Pentavalent vaccine was targeted at children aged 6, 10 and 14 weeks. The first children eligible to receive a 6-week dose of pentavalent vaccine on 1st November 2001 were born on 20th September 2001 and would have received their 3rd dose at the end of December 2001. For population-based analyses we designated 1st January 2000–31st December 2001 the pre-vaccine period, and 1st January 2002–31st December 2005 the post-introduction period. To analyze the change in vaccine effectiveness over time we split the post-introduction period into 2 observation periods of 2 years each. To describe the age distribution of invasive Hib disease prior to vaccine introduction we analyzed all cases of invasive Hib disease admitted to KDH between January 1994 and December 2001 irrespective of their geographical residence.
Data were analyzed using STATA v8.2 (College Station, TX). The incidence of invasive Hib disease was calculated as the number of culture-confirmed cases of Hib disease admitted to KDH among residents of the study area divided by the resident population at the midpoint of each observation period. The resident population at the mid-point of each observation period was estimated from a linear regression line of the logarithmically-transformed population counts at the original census and each of the 8 re-enumeration rounds10
. Each population count was considered to have taken place on the date of the median enumeration date for the entire round and ages were calculated for the day each individual was enumerated. Vaccine effectiveness was calculated as 1-RR (rate-ratio) expressed as a percentage. Incidence rate-ratios were calculated for each of the two post-introduction periods compared with the pre-vaccine period.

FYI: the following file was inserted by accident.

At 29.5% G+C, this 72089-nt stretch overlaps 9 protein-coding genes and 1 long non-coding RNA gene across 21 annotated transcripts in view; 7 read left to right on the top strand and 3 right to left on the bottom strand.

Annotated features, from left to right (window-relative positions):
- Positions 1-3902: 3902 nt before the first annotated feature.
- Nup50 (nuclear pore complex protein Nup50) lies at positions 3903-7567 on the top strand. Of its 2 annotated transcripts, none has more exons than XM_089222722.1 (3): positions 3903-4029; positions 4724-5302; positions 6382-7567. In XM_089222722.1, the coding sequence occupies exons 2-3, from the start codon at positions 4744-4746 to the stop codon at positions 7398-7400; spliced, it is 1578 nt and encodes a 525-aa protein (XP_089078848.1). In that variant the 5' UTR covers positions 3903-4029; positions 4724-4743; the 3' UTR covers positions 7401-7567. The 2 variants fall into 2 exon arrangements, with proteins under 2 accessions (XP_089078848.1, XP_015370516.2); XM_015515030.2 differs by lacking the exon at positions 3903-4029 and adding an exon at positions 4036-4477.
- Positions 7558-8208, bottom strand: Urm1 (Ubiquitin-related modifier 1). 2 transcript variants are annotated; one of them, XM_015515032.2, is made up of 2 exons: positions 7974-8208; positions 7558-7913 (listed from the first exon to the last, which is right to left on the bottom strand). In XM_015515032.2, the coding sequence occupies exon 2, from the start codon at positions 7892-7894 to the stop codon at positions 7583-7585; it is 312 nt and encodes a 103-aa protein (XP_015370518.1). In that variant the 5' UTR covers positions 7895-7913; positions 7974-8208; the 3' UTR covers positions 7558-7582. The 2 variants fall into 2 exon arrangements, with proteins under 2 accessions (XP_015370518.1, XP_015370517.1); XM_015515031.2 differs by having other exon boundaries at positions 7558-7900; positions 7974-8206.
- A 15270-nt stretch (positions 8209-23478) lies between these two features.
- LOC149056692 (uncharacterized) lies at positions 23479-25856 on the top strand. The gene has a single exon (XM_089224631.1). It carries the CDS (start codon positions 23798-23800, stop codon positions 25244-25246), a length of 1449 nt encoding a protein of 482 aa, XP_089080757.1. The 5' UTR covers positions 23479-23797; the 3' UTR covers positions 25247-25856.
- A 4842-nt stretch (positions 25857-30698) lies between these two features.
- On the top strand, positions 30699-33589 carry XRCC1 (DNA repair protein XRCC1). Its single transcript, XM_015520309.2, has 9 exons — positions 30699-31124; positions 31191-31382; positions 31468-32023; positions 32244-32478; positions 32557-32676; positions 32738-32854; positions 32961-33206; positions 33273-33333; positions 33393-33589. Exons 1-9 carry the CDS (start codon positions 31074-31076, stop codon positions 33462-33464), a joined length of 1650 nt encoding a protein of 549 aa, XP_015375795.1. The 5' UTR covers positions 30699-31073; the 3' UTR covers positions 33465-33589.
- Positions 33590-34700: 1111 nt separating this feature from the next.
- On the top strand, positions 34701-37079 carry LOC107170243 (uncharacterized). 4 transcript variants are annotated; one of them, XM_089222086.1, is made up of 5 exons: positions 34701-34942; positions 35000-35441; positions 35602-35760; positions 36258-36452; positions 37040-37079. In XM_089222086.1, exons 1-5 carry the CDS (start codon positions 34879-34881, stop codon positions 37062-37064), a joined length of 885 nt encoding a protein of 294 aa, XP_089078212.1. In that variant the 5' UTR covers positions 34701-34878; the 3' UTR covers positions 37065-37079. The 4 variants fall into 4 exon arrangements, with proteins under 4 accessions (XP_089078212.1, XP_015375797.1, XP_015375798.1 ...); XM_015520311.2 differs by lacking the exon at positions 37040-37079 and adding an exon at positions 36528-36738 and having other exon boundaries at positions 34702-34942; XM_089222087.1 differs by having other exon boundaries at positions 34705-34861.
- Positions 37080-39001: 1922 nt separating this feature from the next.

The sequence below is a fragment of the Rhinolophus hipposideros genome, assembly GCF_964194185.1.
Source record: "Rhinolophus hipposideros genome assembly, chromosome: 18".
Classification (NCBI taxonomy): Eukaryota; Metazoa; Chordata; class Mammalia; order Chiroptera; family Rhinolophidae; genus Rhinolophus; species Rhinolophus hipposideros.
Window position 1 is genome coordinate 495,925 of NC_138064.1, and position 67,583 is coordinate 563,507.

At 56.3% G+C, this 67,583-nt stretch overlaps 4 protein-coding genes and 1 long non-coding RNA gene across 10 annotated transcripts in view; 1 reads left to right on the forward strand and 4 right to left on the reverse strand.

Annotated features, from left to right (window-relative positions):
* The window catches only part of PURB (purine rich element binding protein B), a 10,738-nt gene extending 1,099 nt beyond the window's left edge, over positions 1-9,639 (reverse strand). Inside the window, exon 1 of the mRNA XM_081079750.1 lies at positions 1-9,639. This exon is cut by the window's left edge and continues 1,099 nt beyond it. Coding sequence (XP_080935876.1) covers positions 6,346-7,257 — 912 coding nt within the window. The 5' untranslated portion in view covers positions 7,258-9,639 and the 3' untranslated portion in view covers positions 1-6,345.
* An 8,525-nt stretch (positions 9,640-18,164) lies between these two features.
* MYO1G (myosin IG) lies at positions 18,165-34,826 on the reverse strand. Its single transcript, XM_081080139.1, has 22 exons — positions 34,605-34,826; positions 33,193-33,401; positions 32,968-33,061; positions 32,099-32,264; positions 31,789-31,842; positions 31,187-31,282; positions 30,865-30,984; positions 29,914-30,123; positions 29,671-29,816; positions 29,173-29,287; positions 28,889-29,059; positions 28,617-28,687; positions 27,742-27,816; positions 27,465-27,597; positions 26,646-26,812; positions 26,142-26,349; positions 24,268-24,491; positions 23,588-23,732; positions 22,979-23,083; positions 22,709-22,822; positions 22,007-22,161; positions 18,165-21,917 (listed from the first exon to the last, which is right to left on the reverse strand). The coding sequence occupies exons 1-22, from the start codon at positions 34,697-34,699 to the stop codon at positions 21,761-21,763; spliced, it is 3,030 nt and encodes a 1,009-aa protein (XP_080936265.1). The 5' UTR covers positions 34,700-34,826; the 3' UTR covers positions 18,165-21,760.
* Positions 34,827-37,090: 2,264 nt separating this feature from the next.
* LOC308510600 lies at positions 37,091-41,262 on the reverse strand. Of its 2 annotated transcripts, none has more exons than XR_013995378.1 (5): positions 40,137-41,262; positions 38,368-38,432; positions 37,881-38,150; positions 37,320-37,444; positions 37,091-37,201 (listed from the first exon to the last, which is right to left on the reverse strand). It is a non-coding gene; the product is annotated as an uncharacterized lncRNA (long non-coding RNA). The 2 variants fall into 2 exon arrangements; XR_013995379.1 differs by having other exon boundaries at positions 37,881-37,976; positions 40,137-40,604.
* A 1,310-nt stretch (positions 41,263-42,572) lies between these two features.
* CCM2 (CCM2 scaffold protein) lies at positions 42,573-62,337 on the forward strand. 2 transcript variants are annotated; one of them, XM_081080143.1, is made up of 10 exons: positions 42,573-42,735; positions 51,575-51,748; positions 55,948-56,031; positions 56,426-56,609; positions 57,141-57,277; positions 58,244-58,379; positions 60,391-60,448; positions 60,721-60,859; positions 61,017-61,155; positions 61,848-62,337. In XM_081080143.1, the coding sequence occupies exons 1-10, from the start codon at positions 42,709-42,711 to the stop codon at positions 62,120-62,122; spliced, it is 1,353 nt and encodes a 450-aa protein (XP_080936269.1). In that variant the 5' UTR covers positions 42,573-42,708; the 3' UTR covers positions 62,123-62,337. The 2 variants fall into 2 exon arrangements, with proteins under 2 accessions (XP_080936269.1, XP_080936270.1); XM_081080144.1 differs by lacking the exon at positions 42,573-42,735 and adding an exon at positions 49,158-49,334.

To assess the effect of secular trends in the presentation and filtering of invasive bacterial disease at KDH throughout the study period we evaluated the incidence of a control condition, invasive pneumococcal disease. No pneumococcal vaccine was used in this population during 2000–2004 and in 2005 the number receiving conjugate pneumococcal vaccine was less than 100 throughout the whole study area.
The indications for undertaking a lumbar puncture changed in March 2004 reducing the number of children being investigated with cerebrospinal fluid (CSF) cultures by approximately one-third. Therefore we were unable to compare the incidence rates of culture-confirmed meningitis before and after vaccine introduction to evaluate vaccine efficacy against Hib meningitis. Because Hib meningitis is clinically indistinguishable from other causes of bacterial meningitis we assumed that the change in clinical indications would affect our detection of all bacterial meningitis cases equally. Under this assumption the odds of Hib culture in cases of probable bacterial meningitis would remain constant in the absence of vaccine use and the odds ratio in the pre- and post-introduction periods would approximate the incidence rate-ratio for Hib meningitis in the presence of vaccine. For this analysis probable bacterial meningitis was defined by a CSF white cell count ≥50 × 106
/L or a CSF/plasma glucose ratio <0.111
and the effectiveness of the vaccine program against Hib meningitis was calculated as 1-OR (odds ratio) expressed as a percentage.